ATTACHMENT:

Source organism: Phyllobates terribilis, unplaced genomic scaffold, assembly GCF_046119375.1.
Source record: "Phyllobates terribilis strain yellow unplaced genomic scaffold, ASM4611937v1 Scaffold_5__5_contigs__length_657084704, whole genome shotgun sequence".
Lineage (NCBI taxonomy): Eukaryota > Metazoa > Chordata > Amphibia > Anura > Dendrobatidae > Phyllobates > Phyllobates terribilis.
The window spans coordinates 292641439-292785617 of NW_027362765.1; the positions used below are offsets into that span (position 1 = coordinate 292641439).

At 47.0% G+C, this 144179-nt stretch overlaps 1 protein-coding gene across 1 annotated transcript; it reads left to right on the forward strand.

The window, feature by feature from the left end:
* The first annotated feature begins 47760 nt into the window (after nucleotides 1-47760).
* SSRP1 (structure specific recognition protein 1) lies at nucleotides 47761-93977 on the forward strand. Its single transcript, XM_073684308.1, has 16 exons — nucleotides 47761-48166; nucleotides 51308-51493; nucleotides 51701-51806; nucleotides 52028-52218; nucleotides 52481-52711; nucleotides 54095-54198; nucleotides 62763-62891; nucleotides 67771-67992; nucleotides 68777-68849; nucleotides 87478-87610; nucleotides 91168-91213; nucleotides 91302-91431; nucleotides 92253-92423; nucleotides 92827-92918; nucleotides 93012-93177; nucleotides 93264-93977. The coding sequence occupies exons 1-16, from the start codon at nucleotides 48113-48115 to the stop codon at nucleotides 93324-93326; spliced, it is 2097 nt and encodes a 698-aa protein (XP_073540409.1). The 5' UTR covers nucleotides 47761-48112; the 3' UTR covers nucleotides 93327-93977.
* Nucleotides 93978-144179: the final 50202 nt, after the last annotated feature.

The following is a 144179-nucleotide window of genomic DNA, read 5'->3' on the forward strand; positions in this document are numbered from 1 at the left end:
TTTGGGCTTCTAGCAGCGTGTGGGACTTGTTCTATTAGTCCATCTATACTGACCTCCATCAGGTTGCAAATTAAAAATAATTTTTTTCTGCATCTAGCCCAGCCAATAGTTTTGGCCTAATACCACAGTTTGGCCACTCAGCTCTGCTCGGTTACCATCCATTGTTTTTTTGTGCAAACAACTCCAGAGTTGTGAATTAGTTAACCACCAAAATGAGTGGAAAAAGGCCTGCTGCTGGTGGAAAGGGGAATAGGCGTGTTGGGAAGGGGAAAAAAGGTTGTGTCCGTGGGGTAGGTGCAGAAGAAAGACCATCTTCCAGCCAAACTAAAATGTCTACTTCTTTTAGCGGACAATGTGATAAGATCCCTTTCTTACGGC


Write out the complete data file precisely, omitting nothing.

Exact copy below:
Source organism: Phyllobates terribilis, unplaced genomic scaffold, assembly GCF_046119375.1.
Source record: "Phyllobates terribilis strain yellow unplaced genomic scaffold, ASM4611937v1 Scaffold_5__5_contigs__length_657084704, whole genome shotgun sequence".
Lineage (NCBI taxonomy): Eukaryota > Metazoa > Chordata > Amphibia > Anura > Dendrobatidae > Phyllobates > Phyllobates terribilis.
The window spans coordinates 292641439-292785617 of NW_027362765.1; the positions used below are offsets into that span (position 1 = coordinate 292641439).

At 47.0% G+C, this 144179-nt stretch overlaps 1 protein-coding gene across 1 annotated transcript; it reads left to right on the forward strand.

The window, feature by feature from the left end:
* The first annotated feature begins 47760 nt into the window (after nucleotides 1-47760).
* SSRP1 (structure specific recognition protein 1) lies at nucleotides 47761-93977 on the forward strand. Its single transcript, XM_073684308.1, has 16 exons — nucleotides 47761-48166; nucleotides 51308-51493; nucleotides 51701-51806; nucleotides 52028-52218; nucleotides 52481-52711; nucleotides 54095-54198; nucleotides 62763-62891; nucleotides 67771-67992; nucleotides 68777-68849; nucleotides 87478-87610; nucleotides 91168-91213; nucleotides 91302-91431; nucleotides 92253-92423; nucleotides 92827-92918; nucleotides 93012-93177; nucleotides 93264-93977. The coding sequence occupies exons 1-16, from the start codon at nucleotides 48113-48115 to the stop codon at nucleotides 93324-93326; spliced, it is 2097 nt and encodes a 698-aa protein (XP_073540409.1). The 5' UTR covers nucleotides 47761-48112; the 3' UTR covers nucleotides 93327-93977.
* Nucleotides 93978-144179: the final 50202 nt, after the last annotated feature.

The following is a 144179-nucleotide window of genomic DNA, read 5'->3' on the forward strand; positions in this document are numbered from 1 at the left end:
TTTGGGCTTCTAGCAGCGTGTGGGACTTGTTCTATTAGTCCATCTATACTGACCTCCATCAGGTTGCAAATTAAAAATAATTTTTTTCTGCATCTAGCCCAGCCAATAGTTTTGGCCTAATACCACAGTTTGGCCACTCAGCTCTGCTCGGTTACCATCCATTGTTTTTTTGTGCAAACAACTCCAGAGTTGTGAATTAGTTAACCACCAAAATGAGTGGAAAAAGGCCTGCTGCTGGTGGAAAGGGGAATAGGCGTGTTGGGAAGGGGAAAAAAGGTTGTGTCCGTGGGGTAGGTGCAGAAGAAAGACCATCTTCCAGCCAAACTAAAATGTCTACTTCTTTTAGCGGACAATGTGATAAGATCCCTTTCTTACGGC